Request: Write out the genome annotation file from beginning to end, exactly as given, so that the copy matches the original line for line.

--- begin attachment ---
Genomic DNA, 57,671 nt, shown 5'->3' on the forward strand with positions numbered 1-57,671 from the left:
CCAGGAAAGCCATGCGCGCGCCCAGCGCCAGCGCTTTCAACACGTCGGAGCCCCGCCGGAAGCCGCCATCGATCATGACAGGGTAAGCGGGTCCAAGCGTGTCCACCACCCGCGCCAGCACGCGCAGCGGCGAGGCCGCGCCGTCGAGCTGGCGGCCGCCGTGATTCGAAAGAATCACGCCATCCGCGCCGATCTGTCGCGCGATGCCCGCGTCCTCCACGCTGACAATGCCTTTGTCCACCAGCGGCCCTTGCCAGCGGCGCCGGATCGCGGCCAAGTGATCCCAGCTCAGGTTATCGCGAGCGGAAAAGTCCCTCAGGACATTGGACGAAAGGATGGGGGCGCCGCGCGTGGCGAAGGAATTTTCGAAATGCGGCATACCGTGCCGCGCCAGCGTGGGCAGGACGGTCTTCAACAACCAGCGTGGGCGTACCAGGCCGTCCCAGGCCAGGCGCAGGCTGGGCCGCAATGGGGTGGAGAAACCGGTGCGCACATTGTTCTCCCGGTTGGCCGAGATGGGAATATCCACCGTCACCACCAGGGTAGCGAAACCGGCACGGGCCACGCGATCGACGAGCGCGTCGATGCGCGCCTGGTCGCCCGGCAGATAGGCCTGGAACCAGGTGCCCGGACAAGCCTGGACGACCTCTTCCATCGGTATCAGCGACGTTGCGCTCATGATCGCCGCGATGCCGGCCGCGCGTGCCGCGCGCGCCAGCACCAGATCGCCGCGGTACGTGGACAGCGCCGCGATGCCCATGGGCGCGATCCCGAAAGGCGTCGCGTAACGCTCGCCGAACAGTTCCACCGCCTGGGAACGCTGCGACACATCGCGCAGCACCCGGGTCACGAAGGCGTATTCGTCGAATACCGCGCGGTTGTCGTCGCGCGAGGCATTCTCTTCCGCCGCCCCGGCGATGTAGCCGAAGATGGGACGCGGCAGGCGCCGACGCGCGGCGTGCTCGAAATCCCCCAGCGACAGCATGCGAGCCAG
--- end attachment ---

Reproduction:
Genomic DNA, 57,671 nt, shown 5'->3' on the forward strand with positions numbered 1-57,671 from the left:
CCAGGAAAGCCATGCGCGCGCCCAGCGCCAGCGCTTTCAACACGTCGGAGCCCCGCCGGAAGCCGCCATCGATCATGACAGGGTAAGCGGGTCCAAGCGTGTCCACCACCCGCGCCAGCACGCGCAGCGGCGAGGCCGCGCCGTCGAGCTGGCGGCCGCCGTGATTCGAAAGAATCACGCCATCCGCGCCGATCTGTCGCGCGATGCCCGCGTCCTCCACGCTGACAATGCCTTTGTCCACCAGCGGCCCTTGCCAGCGGCGCCGGATCGCGGCCAAGTGATCCCAGCTCAGGTTATCGCGAGCGGAAAAGTCCCTCAGGACATTGGACGAAAGGATGGGGGCGCCGCGCGTGGCGAAGGAATTTTCGAAATGCGGCATACCGTGCCGCGCCAGCGTGGGCAGGACGGTCTTCAACAACCAGCGTGGGCGTACCAGGCCGTCCCAGGCCAGGCGCAGGCTGGGCCGCAATGGGGTGGAGAAACCGGTGCGCACATTGTTCTCCCGGTTGGCCGAGATGGGAATATCCACCGTCACCACCAGGGTAGCGAAACCGGCACGGGCCACGCGATCGACGAGCGCGTCGATGCGCGCCTGGTCGCCCGGCAGATAGGCCTGGAACCAGGTGCCCGGACAAGCCTGGACGACCTCTTCCATCGGTATCAGCGACGTTGCGCTCATGATCGCCGCGATGCCGGCCGCGCGTGCCGCGCGCGCCAGCACCAGATCGCCGCGGTACGTGGACAGCGCCGCGATGCCCATGGGCGCGATCCCGAAAGGCGTCGCGTAACGCTCGCCGAACAGTTCCACCGCCTGGGAACGCTGCGACACATCGCGCAGCACCCGGGTCACGAAGGCGTATTCGTCGAATACCGCGCGGTTGTCGTCGCGCGAGGCATTCTCTTCCGCCGCCCCGGCGATGTAGCCGAAGATGGGACGCGGCAGGCGCCGACGCGCGGCGTGCTCGAAATCCCCCAGCGACAGCATGCGAGCCAG